Conditions for Parole-in-Place Program

Conditions for Parole-in-Place Program

In our previous blog post, we communicated the news regarding President Biden’s announcement of a new Parole-in-Place program that would make it significantly easier for noncitizen spouses and children of American citizens who entered the U.S. unlawfully to seek and receive an adjustment of status and a green card. Benach Collopy is excited by this plan and looks forward to its commencement. The announcement is the beginning of a program that will require weeks of development before implementation, and more information will be released as the PIP program is advanced by the Department of Homeland Security. Still, we know about some of the eligibility conditions and this post will serve as a comprehensive examination of those requirements. 

Firstly, the applicant must be present in the United States without lawful admission or parole. This means that if you are to seek PIP, you must have both entered the United States and be residing here unlawfully. A person who entered on a U.S.-issued Visa or was paroled into the United States upon entry is not eligible for the PIP program. Any spouse of a U.S. citizen who entered lawfully would have already been eligible for adjustment of status, so this program is exclusive to persons who specifically entered without documentation.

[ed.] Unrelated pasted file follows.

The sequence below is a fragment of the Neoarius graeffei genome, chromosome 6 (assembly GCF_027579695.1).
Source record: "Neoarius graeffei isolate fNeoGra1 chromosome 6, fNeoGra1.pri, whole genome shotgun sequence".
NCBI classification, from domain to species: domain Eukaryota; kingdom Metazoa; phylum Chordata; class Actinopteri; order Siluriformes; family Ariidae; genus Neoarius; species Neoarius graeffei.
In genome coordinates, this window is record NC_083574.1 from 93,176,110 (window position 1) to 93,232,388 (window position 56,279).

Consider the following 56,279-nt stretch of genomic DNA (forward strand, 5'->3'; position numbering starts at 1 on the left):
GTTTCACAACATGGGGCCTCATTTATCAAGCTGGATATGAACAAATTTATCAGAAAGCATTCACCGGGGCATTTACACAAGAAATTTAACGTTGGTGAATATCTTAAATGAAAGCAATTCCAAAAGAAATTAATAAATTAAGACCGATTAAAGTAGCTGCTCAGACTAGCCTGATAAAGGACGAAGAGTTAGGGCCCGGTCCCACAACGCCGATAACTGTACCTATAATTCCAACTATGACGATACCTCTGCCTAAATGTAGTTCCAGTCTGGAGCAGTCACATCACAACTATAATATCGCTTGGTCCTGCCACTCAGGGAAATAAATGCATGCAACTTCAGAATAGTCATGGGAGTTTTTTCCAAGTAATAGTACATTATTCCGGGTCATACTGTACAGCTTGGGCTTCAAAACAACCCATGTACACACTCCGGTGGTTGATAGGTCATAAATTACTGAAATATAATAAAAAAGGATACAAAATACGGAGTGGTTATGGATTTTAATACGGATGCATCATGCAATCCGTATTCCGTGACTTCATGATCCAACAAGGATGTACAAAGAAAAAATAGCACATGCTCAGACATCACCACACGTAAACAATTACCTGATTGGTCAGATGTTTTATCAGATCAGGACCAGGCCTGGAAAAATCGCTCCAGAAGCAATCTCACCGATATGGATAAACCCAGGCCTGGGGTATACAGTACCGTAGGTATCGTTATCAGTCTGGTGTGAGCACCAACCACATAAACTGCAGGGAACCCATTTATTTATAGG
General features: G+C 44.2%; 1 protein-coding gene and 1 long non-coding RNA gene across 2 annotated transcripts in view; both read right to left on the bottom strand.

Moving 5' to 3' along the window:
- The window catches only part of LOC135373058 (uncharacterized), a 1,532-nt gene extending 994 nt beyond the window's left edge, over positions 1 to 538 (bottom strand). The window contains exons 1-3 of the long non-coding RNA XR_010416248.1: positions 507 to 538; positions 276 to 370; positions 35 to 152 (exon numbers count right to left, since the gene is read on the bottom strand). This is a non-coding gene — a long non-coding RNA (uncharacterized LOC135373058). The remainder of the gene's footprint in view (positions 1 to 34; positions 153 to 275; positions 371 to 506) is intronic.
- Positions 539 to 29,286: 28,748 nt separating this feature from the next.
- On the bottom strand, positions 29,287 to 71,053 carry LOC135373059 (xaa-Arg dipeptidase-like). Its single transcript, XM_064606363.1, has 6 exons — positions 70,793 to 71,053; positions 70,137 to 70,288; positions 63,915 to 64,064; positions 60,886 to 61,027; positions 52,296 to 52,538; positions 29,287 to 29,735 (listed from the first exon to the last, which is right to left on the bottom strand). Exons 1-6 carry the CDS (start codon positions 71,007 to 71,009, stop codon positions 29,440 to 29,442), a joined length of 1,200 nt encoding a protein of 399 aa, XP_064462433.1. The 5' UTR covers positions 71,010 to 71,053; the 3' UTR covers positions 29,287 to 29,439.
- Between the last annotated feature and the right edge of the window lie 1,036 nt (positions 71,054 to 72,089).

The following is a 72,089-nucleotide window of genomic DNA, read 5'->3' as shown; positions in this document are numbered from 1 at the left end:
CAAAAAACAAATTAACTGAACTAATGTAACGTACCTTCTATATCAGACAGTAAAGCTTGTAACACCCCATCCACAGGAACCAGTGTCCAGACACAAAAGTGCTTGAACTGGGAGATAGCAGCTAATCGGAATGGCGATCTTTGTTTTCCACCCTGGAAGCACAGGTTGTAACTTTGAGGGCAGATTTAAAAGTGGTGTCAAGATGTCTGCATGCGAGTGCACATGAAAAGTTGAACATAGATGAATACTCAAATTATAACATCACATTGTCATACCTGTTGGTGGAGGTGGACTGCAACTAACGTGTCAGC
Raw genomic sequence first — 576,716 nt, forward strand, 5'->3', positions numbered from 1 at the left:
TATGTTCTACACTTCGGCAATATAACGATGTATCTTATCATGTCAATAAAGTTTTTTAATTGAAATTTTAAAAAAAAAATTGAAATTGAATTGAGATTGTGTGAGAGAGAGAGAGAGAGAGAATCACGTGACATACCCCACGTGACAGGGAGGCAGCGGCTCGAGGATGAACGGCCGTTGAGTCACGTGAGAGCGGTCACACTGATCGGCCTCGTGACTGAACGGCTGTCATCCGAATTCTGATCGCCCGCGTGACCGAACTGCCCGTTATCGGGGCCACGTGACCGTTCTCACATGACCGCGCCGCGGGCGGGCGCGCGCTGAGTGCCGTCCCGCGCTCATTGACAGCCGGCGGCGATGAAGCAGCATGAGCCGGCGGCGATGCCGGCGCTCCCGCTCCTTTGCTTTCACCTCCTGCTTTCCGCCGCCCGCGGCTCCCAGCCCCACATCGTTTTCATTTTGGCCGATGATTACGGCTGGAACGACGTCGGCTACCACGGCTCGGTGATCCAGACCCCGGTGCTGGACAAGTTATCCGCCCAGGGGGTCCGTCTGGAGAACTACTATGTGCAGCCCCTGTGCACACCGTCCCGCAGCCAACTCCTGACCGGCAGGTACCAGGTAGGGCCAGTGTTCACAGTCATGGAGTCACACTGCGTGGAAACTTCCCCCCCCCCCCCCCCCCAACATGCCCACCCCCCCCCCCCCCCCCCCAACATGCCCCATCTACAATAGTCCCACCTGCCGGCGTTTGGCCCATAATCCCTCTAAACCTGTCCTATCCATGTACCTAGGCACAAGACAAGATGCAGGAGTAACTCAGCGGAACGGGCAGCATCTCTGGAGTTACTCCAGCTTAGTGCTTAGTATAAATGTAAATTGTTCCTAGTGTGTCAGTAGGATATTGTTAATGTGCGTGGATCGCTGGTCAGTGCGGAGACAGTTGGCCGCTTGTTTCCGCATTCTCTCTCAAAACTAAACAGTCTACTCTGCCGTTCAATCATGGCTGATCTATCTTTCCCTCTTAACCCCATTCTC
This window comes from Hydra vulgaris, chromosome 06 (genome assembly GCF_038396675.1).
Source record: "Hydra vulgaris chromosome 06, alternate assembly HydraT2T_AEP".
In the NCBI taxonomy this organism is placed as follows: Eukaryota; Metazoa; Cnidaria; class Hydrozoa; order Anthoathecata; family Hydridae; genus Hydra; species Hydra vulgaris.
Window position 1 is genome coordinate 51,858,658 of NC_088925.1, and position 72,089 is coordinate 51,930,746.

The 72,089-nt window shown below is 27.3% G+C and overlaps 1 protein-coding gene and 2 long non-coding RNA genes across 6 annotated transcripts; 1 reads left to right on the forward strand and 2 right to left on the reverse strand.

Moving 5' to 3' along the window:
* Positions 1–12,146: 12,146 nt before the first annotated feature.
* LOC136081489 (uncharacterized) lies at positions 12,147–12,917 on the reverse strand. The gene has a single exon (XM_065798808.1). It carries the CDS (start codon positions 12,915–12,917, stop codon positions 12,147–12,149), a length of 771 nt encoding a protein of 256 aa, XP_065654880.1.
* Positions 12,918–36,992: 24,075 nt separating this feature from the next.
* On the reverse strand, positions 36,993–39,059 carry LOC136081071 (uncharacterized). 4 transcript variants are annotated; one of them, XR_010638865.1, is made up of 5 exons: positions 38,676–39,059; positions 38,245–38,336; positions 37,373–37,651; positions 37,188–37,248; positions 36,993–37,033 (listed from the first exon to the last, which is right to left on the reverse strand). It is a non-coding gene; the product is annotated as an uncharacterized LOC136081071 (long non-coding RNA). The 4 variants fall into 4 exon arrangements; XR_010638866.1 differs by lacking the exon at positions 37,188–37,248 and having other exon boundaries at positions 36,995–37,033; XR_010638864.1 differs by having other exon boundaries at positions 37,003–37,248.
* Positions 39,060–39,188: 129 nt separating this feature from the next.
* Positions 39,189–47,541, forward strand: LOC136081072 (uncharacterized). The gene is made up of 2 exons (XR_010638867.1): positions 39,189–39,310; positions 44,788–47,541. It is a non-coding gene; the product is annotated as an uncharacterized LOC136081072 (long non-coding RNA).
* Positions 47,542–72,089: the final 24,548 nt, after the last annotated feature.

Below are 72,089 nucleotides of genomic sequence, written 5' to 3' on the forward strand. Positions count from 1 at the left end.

Next, the applicant must have continuously resided in the United States for 10 years as of June 17, 2024. For a person to be eligible for this program, they must have arrived in the United States before June 17, 2014. This measure is put into place as a way of curbing the number of eligible persons, but this will still apply to roughly 500,000 individuals across America. 

Thirdly, the applicant must have had a legally valid marriage to a United States citizen as of June 17, 2024. The PIP program is available specifically to valid spouses, so a person must have a legally recognized union to qualify. 

The Department of Homeland Security has stipulated two major disqualifying factors. Individuals with a “disqualifying criminal history” or deemed a “threat to national security” will be denied application. The Department of Homeland Security has yet to specify what specifically constitutes a “disqualifying criminal history” or a “threat to national security,” but they are expected to release more information about these disqualifications upon implementing the program. 

Benach Collopy is here and ready to help determine potential applicants’ eligibility and assist clients who seek to apply for PIP. When the program is officially implemented, applicants must be informed about its eligibility requirements and what they must do to take advantage of this exciting opportunity — Benach Collopy can help. Please contact us with any questions regarding this program at 202-644-8600. 


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